Aug 5 (Reuters) - Australia’s Oil Search said on Monday it was encouraged by a signal from Papua New Guinea’s new government that it would back a major gas agreement, even though the government still wanted to renegotiate some terms.
Papua New Guinea’s Petroleum Minister Kerenga Kua on Sunday said his government “in principle” stood behind the agreement, having said last month that the deal with French oil major Total SA could be redrawn.
Papua LNG, which also includes Exxon Mobil Corp and Oil Search, is part of a $13 billion project set to double the country’s exports of LNG.
“Oil Search is committed to supporting the operator of Papua LNG (Total SA) and the government, in resolving any final questions on Papua LNG Gas Agreement,” Oil Search chief executive officer Peter Botten said in a statement.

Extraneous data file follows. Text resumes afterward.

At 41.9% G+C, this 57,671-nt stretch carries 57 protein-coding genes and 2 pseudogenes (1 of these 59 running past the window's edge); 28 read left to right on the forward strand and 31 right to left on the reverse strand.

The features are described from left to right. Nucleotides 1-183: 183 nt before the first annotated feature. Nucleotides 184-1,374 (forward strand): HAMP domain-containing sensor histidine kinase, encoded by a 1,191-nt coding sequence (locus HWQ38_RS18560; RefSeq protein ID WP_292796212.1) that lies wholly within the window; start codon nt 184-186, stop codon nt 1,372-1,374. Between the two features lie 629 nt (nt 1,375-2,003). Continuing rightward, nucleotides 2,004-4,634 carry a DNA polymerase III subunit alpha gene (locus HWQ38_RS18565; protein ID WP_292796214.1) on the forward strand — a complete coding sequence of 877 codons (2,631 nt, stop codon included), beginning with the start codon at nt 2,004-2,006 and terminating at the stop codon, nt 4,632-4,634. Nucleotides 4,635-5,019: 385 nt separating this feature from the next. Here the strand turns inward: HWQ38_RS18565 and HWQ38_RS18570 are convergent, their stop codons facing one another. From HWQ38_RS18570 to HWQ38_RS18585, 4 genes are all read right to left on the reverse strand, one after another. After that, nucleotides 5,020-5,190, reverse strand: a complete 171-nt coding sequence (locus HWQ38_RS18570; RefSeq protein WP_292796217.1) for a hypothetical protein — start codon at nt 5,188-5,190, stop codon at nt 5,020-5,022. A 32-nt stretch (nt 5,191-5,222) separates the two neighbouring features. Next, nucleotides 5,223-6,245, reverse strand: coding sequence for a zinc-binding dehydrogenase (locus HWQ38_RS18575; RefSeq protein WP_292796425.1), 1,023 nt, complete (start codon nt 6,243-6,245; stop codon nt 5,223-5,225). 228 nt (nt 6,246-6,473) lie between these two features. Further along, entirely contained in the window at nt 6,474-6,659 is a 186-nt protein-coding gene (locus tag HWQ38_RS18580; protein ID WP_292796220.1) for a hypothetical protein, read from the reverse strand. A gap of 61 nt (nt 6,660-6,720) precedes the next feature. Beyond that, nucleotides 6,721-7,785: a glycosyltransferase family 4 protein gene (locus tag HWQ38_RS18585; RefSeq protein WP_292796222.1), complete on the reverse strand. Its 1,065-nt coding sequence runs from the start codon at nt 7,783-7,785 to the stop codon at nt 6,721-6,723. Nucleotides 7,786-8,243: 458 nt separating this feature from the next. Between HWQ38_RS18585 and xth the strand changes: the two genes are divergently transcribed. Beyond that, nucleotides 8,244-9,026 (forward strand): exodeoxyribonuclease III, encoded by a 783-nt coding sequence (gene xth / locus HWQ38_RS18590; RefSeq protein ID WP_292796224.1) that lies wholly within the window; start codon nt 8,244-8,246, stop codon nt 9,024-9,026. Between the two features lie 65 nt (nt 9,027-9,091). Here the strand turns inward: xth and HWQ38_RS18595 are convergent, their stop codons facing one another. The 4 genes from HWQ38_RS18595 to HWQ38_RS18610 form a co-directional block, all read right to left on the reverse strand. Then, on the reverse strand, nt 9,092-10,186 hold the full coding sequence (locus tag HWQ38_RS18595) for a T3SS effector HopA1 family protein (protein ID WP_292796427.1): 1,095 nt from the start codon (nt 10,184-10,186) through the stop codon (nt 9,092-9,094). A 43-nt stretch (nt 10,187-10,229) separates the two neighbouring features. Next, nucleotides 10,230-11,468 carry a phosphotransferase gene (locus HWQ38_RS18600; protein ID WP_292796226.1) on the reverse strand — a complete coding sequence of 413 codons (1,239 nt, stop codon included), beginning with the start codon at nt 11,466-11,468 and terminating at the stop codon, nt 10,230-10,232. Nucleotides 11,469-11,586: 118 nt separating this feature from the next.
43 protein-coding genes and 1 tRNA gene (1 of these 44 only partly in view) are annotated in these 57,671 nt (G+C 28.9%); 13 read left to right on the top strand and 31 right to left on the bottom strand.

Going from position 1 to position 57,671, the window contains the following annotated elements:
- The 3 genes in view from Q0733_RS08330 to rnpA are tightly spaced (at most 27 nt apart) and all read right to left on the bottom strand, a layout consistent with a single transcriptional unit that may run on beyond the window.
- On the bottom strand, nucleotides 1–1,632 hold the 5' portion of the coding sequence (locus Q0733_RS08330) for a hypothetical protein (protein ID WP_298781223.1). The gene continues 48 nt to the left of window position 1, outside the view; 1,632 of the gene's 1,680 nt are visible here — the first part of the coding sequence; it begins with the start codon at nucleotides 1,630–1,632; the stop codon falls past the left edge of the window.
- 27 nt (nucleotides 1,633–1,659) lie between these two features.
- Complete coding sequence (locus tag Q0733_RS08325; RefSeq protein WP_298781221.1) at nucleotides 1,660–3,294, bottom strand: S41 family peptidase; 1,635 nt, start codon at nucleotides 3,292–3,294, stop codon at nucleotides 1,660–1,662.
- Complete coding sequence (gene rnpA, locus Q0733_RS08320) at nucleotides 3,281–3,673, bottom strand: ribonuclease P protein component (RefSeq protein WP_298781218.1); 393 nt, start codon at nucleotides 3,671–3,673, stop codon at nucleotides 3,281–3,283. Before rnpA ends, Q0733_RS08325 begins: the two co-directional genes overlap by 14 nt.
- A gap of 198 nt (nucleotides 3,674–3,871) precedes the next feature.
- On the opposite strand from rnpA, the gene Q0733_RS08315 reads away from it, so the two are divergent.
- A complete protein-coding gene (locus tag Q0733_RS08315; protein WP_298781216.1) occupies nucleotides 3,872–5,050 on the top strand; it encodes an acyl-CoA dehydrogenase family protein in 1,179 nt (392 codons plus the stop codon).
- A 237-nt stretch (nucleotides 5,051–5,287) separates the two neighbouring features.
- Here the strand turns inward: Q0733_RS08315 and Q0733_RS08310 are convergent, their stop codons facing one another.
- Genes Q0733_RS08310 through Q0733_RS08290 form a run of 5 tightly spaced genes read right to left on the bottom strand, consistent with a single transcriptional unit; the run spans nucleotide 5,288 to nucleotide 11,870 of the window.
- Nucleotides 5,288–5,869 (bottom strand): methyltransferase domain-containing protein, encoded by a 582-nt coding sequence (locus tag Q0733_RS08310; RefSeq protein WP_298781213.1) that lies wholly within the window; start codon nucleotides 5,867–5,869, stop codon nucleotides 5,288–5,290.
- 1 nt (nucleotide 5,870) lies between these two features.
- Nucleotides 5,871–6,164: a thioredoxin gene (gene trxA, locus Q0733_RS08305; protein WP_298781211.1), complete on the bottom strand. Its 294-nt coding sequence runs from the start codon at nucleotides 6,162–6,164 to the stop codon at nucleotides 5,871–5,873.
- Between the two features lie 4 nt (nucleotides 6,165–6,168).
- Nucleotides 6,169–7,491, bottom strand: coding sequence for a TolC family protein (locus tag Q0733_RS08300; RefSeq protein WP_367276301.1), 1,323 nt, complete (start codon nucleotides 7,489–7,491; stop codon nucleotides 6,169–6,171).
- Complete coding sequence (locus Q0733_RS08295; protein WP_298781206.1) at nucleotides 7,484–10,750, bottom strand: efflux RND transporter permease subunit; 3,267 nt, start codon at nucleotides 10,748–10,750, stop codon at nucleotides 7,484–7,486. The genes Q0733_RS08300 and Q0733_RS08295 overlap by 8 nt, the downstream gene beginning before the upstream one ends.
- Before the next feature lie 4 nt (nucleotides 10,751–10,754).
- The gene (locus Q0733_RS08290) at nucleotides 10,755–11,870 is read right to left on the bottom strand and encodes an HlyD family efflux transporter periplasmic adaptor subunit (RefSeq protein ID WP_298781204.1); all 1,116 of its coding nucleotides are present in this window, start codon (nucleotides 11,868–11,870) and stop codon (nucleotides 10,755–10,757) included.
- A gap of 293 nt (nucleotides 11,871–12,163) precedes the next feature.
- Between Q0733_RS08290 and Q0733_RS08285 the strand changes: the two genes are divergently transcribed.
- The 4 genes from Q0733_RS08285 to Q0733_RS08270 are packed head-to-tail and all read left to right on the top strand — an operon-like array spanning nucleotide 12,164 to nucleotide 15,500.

Shares of the Australia-listed, but Papua New Guinea focused, company rose as much as 4% on Monday to A$7.22, compared with declines from most of its listed peers.
The deal was agreed in April but put up for review after the prime minister who signed it was ousted in a parliamentary vote in May, following a political crisis caused by discontent over the distribution of resource riches.
“The state has reserved its rights to discuss a shortlist of matters to be discussed with the developers,” Kua said in an e-mailed statement on Sunday.
“We believe that what we have discussed and agreed to are favourable and will not affect the general economics and fiscal terms of the Papua LNG Gas Agreement.”
Kua added that finalising the details should not take more than two weeks. (Reporting by Nikhil Kurian Nainan in Bengaluru; editing by Richard Pullin)